That was the main impulse behind the efforts in 11 states to amend their constitutions to ban same-sex marriage in 2004. Gay weddings had begun in Massachusetts in May, and conservative voters were determined to stop them in their tracks.
But it wasn’t the only impulse behind getting gay marriage on the ballots. Karl Rove, the “architect” of George W. Bush’s re-election campaign, figured gay marriage would bring evangelicals to the polls. Nowhere was this as important as Ohio, the most important swing state that year. And it worked. The anti-gay marriage initiative passed by over a million votes. Bush won Ohio by 118,775 votes. If it had gone the other way, John Kerry would have been president.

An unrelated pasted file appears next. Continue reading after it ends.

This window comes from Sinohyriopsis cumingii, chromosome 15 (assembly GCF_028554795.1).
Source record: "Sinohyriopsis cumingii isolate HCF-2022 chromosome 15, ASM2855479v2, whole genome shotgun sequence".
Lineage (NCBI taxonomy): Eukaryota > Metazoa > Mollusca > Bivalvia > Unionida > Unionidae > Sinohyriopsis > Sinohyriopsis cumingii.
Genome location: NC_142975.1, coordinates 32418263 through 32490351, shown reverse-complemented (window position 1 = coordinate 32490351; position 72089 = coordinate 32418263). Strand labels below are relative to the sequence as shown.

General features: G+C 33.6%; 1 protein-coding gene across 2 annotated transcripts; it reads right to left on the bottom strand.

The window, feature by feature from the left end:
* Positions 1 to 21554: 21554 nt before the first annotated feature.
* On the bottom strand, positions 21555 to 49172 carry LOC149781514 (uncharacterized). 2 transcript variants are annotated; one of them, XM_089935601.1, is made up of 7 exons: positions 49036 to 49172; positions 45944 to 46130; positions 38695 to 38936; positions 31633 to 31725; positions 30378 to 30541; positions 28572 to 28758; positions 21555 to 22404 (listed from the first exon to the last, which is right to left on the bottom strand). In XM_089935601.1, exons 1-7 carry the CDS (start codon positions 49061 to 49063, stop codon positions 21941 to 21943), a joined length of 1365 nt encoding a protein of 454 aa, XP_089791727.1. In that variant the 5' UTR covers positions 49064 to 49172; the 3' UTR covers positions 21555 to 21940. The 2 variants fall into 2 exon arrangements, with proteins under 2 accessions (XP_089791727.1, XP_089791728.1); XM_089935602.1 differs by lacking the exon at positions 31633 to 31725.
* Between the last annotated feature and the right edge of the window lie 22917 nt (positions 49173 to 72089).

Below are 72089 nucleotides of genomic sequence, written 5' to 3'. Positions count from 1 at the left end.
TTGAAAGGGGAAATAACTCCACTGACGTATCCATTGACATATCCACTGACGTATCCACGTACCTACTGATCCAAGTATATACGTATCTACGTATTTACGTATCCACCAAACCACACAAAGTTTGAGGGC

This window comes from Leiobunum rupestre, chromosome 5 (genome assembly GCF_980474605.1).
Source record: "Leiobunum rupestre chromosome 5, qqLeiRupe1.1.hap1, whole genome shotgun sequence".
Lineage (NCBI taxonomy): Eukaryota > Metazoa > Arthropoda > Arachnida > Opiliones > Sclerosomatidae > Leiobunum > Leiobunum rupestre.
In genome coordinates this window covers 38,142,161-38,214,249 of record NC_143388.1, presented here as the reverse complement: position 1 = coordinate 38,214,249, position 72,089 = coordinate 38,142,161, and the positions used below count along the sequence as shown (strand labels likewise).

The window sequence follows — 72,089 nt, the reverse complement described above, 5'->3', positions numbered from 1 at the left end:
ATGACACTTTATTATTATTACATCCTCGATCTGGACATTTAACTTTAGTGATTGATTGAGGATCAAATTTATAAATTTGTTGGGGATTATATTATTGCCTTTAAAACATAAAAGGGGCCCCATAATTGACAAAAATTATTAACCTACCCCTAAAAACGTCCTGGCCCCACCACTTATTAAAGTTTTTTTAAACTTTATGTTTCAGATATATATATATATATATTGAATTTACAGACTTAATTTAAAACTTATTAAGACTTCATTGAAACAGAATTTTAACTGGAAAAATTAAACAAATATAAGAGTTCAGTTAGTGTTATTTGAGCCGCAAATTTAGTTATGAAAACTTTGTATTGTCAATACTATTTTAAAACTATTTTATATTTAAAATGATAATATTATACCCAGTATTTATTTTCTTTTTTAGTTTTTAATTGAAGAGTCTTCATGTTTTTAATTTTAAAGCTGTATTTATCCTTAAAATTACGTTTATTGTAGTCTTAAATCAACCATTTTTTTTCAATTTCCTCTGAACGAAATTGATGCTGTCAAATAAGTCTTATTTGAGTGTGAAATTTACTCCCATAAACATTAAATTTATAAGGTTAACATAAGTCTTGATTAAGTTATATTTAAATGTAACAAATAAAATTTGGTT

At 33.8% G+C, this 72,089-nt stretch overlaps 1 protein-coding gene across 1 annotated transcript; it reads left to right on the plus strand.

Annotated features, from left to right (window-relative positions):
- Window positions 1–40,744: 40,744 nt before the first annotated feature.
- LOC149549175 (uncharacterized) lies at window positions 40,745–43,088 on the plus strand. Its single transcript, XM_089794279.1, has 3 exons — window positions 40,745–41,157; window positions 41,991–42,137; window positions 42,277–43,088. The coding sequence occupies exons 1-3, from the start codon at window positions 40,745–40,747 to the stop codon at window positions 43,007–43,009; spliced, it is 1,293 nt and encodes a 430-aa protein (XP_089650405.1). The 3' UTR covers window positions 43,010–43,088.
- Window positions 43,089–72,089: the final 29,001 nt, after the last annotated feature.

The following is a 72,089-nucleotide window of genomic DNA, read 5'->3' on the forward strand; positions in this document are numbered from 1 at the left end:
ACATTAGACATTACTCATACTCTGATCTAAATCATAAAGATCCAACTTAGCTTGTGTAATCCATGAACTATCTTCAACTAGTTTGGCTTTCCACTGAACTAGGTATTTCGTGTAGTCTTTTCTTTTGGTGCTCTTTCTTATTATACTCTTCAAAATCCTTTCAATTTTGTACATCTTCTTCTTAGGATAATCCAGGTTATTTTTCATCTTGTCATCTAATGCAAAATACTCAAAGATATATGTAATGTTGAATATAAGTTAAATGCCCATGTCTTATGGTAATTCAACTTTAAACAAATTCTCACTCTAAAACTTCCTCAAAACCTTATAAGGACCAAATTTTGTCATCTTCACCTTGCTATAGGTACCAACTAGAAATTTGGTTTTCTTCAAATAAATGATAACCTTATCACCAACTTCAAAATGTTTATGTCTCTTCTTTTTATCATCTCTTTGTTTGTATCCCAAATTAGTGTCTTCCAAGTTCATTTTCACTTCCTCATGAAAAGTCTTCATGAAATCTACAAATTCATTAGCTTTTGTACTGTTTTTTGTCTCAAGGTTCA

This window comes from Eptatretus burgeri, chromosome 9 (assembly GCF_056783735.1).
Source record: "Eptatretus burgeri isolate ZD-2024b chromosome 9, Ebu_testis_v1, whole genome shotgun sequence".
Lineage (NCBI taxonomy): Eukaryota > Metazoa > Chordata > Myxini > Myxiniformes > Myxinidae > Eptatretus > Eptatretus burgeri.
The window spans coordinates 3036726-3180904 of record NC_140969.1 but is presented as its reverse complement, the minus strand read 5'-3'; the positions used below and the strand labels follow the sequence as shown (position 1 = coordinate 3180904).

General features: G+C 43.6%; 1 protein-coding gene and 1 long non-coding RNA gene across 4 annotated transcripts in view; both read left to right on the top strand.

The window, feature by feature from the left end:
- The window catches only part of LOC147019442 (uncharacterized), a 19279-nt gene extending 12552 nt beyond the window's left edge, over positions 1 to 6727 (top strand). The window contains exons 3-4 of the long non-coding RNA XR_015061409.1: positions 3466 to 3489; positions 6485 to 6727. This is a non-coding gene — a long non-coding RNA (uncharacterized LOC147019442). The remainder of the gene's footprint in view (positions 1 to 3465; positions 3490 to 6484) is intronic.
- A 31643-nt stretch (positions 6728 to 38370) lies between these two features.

Nine years later, Rove and his establishment Republican buddies are trying to dig out of the hole they dug with their cynical culture war ploys. He wants the GOP to cozy up to Latinos, gays and young people, but the Palin wing refuses to go along. Couldn’t happen to a nicer guy.
This month Sen. Rob Portman, R-Ohio, came out in favor of same-sex marriage after being talked into it by his gay son. He’s not the only Ohioan who has changed his mind. As of a poll released this week, Buckeye State voters favor repealing the anti-gay marriage amendment 54 to 40 percent.
History, it turns out, doesn’t stop on the conservatives’ command. Politics can’t stop a changing culture.
Other thoughts on gay marriage in my column today.